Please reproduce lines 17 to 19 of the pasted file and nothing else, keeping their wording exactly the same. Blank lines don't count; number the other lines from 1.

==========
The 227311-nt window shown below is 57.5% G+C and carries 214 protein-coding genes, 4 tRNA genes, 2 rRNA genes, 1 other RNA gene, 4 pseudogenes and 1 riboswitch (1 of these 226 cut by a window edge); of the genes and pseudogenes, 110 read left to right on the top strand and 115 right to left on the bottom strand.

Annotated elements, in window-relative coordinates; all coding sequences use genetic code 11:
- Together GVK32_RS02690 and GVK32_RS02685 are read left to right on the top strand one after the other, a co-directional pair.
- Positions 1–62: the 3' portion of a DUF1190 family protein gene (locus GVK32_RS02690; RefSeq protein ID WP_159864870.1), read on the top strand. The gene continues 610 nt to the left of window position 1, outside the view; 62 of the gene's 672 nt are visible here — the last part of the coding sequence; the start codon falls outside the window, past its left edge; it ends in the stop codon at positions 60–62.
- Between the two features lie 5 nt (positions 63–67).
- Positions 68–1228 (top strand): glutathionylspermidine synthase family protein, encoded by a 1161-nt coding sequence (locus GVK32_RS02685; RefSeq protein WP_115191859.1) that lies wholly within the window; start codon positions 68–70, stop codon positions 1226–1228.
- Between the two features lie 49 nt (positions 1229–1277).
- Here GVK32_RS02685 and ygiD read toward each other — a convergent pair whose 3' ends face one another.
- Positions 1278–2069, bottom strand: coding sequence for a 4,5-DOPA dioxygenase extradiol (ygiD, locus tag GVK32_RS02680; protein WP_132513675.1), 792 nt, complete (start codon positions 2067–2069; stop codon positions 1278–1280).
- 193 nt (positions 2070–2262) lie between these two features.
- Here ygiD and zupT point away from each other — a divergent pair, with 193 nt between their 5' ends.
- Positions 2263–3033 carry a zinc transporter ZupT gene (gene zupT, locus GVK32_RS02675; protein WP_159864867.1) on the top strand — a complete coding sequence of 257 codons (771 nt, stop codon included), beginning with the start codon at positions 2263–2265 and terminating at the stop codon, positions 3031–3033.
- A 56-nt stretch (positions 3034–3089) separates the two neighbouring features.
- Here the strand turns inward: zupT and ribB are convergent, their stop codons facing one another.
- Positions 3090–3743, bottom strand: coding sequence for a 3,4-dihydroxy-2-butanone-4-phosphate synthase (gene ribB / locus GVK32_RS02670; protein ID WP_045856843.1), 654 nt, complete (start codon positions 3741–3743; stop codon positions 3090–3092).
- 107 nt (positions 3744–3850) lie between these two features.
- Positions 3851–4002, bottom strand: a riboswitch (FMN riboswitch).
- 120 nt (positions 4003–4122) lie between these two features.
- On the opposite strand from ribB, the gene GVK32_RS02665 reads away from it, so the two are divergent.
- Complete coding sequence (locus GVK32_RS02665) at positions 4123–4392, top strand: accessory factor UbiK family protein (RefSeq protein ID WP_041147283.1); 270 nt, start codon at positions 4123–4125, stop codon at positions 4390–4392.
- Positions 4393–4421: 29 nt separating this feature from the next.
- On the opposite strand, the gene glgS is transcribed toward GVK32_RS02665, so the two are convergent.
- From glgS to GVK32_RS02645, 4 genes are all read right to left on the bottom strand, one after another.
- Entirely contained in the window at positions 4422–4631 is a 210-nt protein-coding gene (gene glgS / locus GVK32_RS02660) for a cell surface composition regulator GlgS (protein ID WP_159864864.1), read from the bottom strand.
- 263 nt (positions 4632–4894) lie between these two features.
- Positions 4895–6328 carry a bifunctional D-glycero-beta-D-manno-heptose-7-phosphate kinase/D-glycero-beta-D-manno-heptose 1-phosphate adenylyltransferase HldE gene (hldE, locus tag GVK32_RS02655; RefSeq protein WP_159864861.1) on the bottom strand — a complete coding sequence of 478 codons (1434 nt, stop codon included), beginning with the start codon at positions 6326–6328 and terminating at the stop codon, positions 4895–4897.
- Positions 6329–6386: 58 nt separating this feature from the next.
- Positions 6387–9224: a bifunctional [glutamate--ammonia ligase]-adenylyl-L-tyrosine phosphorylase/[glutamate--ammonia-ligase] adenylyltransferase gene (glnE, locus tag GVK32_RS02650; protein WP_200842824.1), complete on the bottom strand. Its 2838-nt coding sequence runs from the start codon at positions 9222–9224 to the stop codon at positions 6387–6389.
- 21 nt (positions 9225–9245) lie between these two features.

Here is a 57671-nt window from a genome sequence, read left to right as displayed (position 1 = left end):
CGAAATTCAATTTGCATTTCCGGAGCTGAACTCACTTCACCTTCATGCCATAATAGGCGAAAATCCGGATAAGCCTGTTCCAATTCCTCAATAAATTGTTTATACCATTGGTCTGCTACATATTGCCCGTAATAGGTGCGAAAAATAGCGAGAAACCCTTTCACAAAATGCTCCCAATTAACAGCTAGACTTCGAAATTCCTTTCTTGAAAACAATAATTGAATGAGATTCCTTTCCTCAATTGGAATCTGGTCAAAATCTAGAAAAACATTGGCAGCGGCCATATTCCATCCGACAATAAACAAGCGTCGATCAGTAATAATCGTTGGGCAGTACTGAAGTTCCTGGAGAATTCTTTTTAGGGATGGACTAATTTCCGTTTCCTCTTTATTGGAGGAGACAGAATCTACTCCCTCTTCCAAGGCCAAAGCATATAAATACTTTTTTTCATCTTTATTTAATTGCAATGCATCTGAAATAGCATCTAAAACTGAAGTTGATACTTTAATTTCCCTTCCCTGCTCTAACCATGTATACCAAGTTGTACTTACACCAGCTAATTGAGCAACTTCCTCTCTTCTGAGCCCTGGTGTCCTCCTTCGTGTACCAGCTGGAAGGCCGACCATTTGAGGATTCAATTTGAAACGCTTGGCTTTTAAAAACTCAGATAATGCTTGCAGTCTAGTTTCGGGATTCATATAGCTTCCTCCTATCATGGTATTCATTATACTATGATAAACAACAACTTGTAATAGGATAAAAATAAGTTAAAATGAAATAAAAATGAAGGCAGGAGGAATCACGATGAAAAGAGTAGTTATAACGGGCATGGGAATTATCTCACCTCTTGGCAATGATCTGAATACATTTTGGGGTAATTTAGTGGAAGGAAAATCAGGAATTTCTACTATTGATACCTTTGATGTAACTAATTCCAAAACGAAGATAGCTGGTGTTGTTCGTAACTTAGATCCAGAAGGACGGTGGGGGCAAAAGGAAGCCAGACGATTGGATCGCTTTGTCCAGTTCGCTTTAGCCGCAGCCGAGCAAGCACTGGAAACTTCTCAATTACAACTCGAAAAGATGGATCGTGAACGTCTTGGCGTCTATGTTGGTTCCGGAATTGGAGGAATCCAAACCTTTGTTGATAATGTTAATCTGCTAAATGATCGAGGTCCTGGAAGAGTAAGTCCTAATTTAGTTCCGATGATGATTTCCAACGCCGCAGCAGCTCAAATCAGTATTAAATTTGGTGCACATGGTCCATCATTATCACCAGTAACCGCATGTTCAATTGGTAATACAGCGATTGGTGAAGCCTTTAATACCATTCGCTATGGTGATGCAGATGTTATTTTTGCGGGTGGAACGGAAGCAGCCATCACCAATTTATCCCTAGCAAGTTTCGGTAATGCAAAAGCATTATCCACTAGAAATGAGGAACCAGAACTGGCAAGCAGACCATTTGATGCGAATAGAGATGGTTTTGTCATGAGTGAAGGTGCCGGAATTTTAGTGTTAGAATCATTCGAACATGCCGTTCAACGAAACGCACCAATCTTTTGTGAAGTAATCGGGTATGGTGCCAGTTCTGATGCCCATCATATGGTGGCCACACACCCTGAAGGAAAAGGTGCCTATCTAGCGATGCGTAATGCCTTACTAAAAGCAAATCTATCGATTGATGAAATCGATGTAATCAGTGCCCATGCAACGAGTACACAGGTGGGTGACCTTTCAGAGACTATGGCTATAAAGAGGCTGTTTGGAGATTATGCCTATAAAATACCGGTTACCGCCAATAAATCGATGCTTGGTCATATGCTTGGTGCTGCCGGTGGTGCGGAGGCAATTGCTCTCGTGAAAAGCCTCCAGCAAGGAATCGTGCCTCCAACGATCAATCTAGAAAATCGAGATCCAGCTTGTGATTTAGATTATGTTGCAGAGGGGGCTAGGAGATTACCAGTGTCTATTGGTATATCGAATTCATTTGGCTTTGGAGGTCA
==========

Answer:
- Positions 3851–4002, bottom strand: a riboswitch (FMN riboswitch).
- 120 nt (positions 4003–4122) lie between these two features.
- On the opposite strand from ribB, the gene GVK32_RS02665 reads away from it, so the two are divergent.